Right to receive proper education a fundamental right under Article 21A: Allahabad High Court.
The Court showed its displeasure with the approach adopted by the Institution.
The Allahabad High Court in a special appeal petition observed that the right to receive proper education is a fundamental right under Article 21A of the Constitution of India.
The present appeal was filed challenging the decision of the single judge bench which held that a writ petition against the La Martiniere College, Lucknow is not maintainable since the Institution is an unaided private institution. Therefore, the petition was dismissed.
The issue arose when one Tanishk Srivastava, a class VII student, passed the entrance exam as a resident scholar in La Martiniere College, Lucknow. However, due to his mother's illness and father's unavailability, he was unable to complete the admission process.
His father moved an application to the principal of the school requesting to admit Tanishk as a Day Scholar instead of a Resident Scholar as he is ready to complete all required formalities including the fees, but there was no response from the school about the fate of his application.
The father filed a writ petition before the single judge bench, which was thereby dismissed.
The Court upheld the order of the single judge bench and placed reliance on the case of Committee of Management, La Martiniere College, Lucknow, and Anr Vs. Vatsal Gupta and Others which held that the Institution being an unaided minority private institution, the writ petition is not maintainable.
However, before parting the Court found it appropriate to note that:
"if the admission of the student-appellant Tanishk Srivastava for ClassVIII for that he was admittedly qualified was not possible as Day Scholar student as he had qualified such entrance examination for Resident Scholar, at least specific information to this effect must be provided to the parents of such student at the earliest so that appropriate steps could be taken by the parents of such student."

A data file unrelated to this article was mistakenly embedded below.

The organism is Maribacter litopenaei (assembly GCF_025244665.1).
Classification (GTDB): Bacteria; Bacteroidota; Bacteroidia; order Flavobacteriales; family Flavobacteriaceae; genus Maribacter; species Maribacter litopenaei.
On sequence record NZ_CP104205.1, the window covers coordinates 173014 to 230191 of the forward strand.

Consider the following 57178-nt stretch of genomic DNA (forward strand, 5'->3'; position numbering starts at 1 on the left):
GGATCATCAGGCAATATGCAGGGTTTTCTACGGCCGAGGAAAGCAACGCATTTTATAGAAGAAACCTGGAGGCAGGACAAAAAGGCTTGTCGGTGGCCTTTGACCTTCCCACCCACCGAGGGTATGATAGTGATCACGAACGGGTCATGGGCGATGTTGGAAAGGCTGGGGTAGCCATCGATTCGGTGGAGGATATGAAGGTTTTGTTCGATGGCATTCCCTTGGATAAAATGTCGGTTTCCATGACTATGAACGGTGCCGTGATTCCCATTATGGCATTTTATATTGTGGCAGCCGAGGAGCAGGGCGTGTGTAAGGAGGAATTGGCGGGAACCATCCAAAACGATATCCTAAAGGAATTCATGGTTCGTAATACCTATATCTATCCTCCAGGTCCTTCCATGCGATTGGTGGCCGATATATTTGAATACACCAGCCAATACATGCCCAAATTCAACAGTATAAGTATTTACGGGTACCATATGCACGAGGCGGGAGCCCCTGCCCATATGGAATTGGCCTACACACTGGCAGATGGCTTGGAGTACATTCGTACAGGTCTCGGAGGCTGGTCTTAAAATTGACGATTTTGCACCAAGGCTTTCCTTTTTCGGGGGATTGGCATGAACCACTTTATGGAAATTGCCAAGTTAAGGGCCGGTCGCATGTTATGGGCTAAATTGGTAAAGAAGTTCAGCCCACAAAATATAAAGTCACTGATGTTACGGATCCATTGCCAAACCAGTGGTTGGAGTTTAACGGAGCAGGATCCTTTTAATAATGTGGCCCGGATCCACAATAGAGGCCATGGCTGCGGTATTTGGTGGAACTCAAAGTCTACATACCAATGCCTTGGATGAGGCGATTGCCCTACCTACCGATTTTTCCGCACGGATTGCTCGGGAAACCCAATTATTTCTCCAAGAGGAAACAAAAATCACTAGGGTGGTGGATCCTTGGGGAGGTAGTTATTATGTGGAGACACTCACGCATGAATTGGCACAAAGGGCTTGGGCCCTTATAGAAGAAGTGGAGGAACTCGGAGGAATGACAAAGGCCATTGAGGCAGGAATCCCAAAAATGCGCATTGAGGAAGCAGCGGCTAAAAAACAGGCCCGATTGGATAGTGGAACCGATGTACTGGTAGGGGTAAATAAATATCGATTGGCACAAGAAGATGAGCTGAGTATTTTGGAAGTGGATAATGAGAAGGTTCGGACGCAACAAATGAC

The Court also noted that this is not case a wherein the student has not qualified for the entrance at all, whereas the student has passed the entrance exam but due to compelling and unavoidable circumstances he could not get admitted as a resident scholar. Hence, the court noted that on the principals of equity, it was the bare minimum on part of the Principal to inform the parents that the institution would be unable to admit their ward as a Day Scholar.
It noted that:
"This is a trite law that where there is no statutory prescription to redress the grievance of any aggrieved, the equitable principles would be applied inasmuch as no one should be left remediless."
Emphasizing Article 21A, the Court observed that the right to receive proper education is a fundamental right and hence made a remark that: "if that request of the student/parents of the student was not liable to be accepted, he/they should have been immediately informed about such fact so that such student could get his admission in any other institution for receiving proper education inasmuch as to receive proper education is a Fundamental Right enshrined under Article 21-A of the Constitution of India."
The Court urged institutions/educational authorities to ensure that admission-related grievances must be redressed with promptness and must not remain unattended.